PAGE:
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drapeau français

Today, 14th of July, France celebrates its fête nationale, known as Bastille Day. Although it definitely makes sense to call it like this, in France nobody does.

All kind of symbols are linked to that celebration: from the military parade on the Champs Elysées, to the bals populaires, fireworks and garden parties, people celebrate the Republic or simply enjoy a bank holiday in the middle of the summer. The first emblem of the French Republic is the tricolor drapeau (flag) (since 1812): three vertical stripes of equal width, bleu, blanc, rouge (blue, white and red).
There are several possible meanings to the colors of the flag. Here is the simplest:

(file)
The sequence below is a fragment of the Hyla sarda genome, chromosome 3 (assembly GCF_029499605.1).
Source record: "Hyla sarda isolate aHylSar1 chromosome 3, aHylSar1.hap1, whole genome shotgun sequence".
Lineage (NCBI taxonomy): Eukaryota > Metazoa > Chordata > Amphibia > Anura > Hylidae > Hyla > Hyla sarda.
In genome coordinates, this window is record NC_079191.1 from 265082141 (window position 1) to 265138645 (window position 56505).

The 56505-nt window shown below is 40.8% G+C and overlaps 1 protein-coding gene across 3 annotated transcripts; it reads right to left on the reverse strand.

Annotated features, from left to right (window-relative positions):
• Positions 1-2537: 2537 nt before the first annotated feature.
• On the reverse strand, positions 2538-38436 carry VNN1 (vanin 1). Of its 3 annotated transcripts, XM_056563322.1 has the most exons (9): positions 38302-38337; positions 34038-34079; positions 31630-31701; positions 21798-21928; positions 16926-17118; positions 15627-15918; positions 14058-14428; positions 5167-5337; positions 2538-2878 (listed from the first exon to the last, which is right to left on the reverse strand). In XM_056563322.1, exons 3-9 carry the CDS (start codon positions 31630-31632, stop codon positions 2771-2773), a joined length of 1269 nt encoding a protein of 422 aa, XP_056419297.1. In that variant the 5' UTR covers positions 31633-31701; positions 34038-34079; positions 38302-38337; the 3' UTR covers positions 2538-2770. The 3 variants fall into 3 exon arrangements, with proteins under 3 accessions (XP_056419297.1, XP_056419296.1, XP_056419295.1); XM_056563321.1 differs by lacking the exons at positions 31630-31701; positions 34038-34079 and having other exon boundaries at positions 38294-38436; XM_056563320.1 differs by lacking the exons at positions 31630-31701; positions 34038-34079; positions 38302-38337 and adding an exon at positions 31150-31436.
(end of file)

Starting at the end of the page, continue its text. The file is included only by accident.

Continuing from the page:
1. Blue is the color of the city of Paris, capital of France.
2. White is traditionally associated with the French monarchy
3. Red is the color of spilled blood for people’s freedom.

Another story considers red and blue as the colors of Paris, which becomes thus the city that surrounds the King: monarchy as a part of the history of the new Republic.
Blue is actually also one of the Kings’ colors: wearing the blue cap of St. Martin is the symbol of the legitimacy conferred by the Church to the King, especially at the time of the coronation. Whereas red symbolizes the martyrdom of St. Denis, the first bishop of Paris.

Grrr… grammar:

Nouns ending in -al
Nouns ending in -al don’t follow the usual rule when becoming plural. Instead of that s (les fêtes), they form their plural in -aux. 
Ex: Un cheval, des chevaux; un journal, des journaux…
Exceptions:  un bal populaire ; des bals populaires; un carnaval coloré, des carnavals colorés, un festival d’été, des festivals d’été…

NB: the same rule applies to the words ending in -eau: un drapeau; des drapeaux.

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